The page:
After weeks of ringing phones around the NHL, Whalers general manager Jim Rutherford finally did it Thursday night. He traded ``The Next Larry Robinson.''
But defenseman Chris Pronger didn't go to Winnipeg for right wing Teemu Selanne. And the trade didn't involve Ottawa defenseman Bryan Berard, the No. 1 overall draft pick this year, or Pittsburgh center Ron Francis, the former Whalers captain.
St. Louis Blues for left wing Brendan Shanahan, 26, one of the elite power forwards in the game.
The skinny on the deal: Rutherford was convinced if he stood pat the Whalers would be able to slip into the playoffs in 1995-96. But as the summer wore on, he became convinced such a gradual rise wasn't enough.
He wanted a game-breaker to excite the fans, turn on the city and make the Whalers a more immediate force in the NHL.
And Pronger? His play last season was disappointing, but he has the size and skill to develop into a fine defenseman. Does he have the passion to be great like a Robinson or a Ray Bourque or a Chris Chelios? And does he have the singularly great talent to become the best defensive or offensive defensemen in the NHL?
Those are questions that will be answered in St. Louis. Pronger is Mike Keenan's project now.
``Everyone in this organization was unanimous in favor of this trade,'' Rutherford said. ``I don't have the same disappointment in Pronger that maybe some of the fans and media do. I think Chris is right on track and I'm maybe one of his biggest supporters. I believe he's going to be a very, very good player.
``But I also believe that what we needed to do to improve our team was add an impact player. Shanahan is an impact player, a proven star, in exchange for a guy we're still waiting to be a star. He'll certainly change the whole outlook of this team. He's definitely a younger Cam Neely. If he's not the top power forward in the league, he's right there in the top three.''
No trade is made when a general manager deems a player absolutely indispensable. And as high profile as Shanahan is, he spent time in GM/coach Keenan's doghouse.
``Believe me, this was a very tough decision to make,'' Keenan said. ``But you try to do what's best for the team and the individual. . . . Larry Robinson at 20 years old was playing at Nova Scotia. I think if we keep that in mind, it will be fair to [Pronger] and to the franchise.''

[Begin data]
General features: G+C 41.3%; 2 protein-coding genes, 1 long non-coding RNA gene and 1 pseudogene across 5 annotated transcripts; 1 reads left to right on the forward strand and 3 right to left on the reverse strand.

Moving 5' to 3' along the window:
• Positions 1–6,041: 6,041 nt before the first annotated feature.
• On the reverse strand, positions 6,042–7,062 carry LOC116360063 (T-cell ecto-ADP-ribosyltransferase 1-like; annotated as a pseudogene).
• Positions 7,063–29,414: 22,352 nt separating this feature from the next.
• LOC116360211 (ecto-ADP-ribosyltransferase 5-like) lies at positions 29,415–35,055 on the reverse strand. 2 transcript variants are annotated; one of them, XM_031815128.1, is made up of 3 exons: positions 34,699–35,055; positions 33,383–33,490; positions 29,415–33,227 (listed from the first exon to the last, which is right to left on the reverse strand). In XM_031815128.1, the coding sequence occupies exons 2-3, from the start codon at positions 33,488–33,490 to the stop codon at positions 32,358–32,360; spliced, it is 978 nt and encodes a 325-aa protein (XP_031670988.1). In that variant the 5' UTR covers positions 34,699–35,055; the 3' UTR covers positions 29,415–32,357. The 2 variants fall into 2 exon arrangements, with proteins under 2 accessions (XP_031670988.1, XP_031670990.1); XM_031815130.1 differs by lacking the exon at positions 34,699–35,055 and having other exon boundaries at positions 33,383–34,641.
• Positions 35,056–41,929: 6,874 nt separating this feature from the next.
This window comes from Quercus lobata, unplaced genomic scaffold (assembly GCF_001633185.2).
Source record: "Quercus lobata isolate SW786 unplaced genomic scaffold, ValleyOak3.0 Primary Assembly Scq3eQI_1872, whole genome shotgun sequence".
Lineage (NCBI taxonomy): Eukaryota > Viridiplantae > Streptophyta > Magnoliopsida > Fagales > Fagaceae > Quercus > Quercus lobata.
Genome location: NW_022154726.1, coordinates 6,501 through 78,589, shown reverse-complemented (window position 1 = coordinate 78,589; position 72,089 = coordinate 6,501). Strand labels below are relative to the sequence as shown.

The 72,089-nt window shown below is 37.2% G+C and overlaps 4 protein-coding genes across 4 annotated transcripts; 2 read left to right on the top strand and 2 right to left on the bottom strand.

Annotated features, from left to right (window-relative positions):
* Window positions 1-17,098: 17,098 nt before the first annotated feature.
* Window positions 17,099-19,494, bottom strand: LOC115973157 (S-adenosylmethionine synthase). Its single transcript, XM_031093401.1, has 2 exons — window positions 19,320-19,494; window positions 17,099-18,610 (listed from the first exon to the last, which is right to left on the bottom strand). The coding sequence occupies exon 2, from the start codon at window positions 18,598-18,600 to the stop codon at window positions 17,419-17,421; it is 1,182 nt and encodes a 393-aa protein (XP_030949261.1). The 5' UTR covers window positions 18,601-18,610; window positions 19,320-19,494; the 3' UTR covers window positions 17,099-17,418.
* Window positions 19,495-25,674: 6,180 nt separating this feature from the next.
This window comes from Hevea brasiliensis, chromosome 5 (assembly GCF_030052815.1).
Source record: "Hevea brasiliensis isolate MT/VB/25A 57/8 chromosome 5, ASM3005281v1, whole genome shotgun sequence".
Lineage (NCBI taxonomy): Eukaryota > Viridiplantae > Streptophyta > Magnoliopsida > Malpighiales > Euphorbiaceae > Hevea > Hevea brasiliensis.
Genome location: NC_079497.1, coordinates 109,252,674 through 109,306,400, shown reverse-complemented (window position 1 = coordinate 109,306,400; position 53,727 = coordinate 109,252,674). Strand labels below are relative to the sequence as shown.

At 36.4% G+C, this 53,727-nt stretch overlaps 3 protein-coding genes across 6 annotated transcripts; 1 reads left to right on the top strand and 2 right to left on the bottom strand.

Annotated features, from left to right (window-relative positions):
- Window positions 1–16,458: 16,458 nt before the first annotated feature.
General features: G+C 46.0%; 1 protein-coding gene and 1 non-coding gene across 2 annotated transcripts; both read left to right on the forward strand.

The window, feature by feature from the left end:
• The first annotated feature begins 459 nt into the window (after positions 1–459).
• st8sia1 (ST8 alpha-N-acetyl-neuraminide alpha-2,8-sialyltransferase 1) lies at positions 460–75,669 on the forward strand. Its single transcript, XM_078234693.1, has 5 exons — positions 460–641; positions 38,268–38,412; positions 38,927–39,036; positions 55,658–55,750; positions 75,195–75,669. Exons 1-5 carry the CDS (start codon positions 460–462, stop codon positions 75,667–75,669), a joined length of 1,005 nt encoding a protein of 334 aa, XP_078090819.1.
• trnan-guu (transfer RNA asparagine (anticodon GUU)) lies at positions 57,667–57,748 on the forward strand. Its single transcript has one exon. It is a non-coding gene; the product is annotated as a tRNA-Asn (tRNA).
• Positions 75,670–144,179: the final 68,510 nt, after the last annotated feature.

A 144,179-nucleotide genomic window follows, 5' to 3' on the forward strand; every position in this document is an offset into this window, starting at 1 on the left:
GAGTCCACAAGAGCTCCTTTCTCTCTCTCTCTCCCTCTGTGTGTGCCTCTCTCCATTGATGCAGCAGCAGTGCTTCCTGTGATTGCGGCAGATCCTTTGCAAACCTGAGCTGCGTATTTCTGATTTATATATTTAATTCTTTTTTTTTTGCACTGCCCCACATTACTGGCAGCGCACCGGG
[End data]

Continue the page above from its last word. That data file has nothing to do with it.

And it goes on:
This time last year, Shanahan had just signed a five-year, $15.4 million deal with the Blues, retroactive to the 1993-94 season. He was being toasted around the NHL for his extraordinary blend of skill and power.
Shanahan had become the second player in NHL history to score 50 goals and 100 points and pick up 200 penalty minutes in 1993-94. Pittsburgh's Kevin Stevens is the other. In its annual ranking of the top 40 players in the NHL, The Hockey News had Shanahan rated No. 14. In a separate statistical formula used to pick the game's best combination of skill and aggressiveness, The Hockey News had Winnipeg's Keith Tkachuk first by the slimmest of margins over Shanahan.
In short, Shanahan, at 6 feet 3, 218 pounds, is a bigger, better, more souped-up version of Pat Verbeek. He was named the NHL's first-team All-Star left wing after the 1993-94 season.
But what followed was a season that Shanahan ranked as ``the most difficult'' of his career, as emotionally trying as his rookie year with the New Jersey Devils when his father fell victim to and ultimately died of Alzheimer's disease.
Shanahan's season ended when he sustained a fracture just above the right ankle in Game 5 of the playoffs against Vancouver.
``I still like to have a good time,'' Shanahan said recently, ``but I definitely grew a thicker, more resilient skin this year. I had to.''
``I don't understand what happened between Brendan and Mike and I don't really care,'' Rutherford said. ``Whatever happened made a very, very good player available. Their personalities collided.''
Shanahan could not be reached Thursday night.
From The Courant Archives: July 28, 1995
Shanahan Moves Whalers To Deal. Pronger Goes For Firepower
In the summer of 1995 Whalers GM Jim Rutherford pulled off a blockbuster, acquiring Brendan Shanahan from St. Louis for Chris Pronger. Here's the story by The Courant's Jeff Jacobs.
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